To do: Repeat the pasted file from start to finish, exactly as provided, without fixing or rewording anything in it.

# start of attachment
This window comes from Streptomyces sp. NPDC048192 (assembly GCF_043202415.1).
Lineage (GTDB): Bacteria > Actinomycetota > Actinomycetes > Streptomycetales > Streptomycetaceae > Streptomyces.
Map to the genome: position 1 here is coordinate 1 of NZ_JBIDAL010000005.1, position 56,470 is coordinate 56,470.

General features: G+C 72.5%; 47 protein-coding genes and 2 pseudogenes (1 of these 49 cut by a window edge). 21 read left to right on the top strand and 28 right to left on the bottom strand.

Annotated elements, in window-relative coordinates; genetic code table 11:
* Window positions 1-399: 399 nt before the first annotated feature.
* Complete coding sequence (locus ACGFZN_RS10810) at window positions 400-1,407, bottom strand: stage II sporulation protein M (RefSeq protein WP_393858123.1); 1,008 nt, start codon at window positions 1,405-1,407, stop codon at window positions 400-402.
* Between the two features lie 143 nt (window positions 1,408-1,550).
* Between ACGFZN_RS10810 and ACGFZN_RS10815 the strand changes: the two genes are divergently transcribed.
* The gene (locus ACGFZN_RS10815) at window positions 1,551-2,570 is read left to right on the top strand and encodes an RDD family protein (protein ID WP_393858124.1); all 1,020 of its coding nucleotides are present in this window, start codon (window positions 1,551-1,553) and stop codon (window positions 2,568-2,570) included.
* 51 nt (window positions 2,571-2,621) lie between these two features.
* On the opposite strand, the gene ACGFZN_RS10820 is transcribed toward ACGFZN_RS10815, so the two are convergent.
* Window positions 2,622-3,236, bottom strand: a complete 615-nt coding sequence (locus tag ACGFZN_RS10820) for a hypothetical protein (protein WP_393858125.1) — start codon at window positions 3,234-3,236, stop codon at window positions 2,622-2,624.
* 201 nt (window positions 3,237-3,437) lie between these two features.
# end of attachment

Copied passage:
This window comes from Streptomyces sp. NPDC048192 (assembly GCF_043202415.1).
Lineage (GTDB): Bacteria > Actinomycetota > Actinomycetes > Streptomycetales > Streptomycetaceae > Streptomyces.
Map to the genome: position 1 here is coordinate 1 of NZ_JBIDAL010000005.1, position 56,470 is coordinate 56,470.

General features: G+C 72.5%; 47 protein-coding genes and 2 pseudogenes (1 of these 49 cut by a window edge). 21 read left to right on the top strand and 28 right to left on the bottom strand.

Annotated elements, in window-relative coordinates; genetic code table 11:
* Window positions 1-399: 399 nt before the first annotated feature.
* Complete coding sequence (locus ACGFZN_RS10810) at window positions 400-1,407, bottom strand: stage II sporulation protein M (RefSeq protein WP_393858123.1); 1,008 nt, start codon at window positions 1,405-1,407, stop codon at window positions 400-402.
* Between the two features lie 143 nt (window positions 1,408-1,550).
* Between ACGFZN_RS10810 and ACGFZN_RS10815 the strand changes: the two genes are divergently transcribed.
* The gene (locus ACGFZN_RS10815) at window positions 1,551-2,570 is read left to right on the top strand and encodes an RDD family protein (protein ID WP_393858124.1); all 1,020 of its coding nucleotides are present in this window, start codon (window positions 1,551-1,553) and stop codon (window positions 2,568-2,570) included.
* 51 nt (window positions 2,571-2,621) lie between these two features.
* On the opposite strand, the gene ACGFZN_RS10820 is transcribed toward ACGFZN_RS10815, so the two are convergent.
* Window positions 2,622-3,236, bottom strand: a complete 615-nt coding sequence (locus tag ACGFZN_RS10820) for a hypothetical protein (protein WP_393858125.1) — start codon at window positions 3,234-3,236, stop codon at window positions 2,622-2,624.
* 201 nt (window positions 3,237-3,437) lie between these two features.